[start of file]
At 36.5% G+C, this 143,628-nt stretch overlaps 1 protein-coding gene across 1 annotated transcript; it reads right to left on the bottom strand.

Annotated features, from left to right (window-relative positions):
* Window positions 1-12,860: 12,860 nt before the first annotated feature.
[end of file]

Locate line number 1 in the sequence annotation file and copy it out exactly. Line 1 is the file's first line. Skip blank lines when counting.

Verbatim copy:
At 36.5% G+C, this 143,628-nt stretch overlaps 1 protein-coding gene across 1 annotated transcript; it reads right to left on the bottom strand.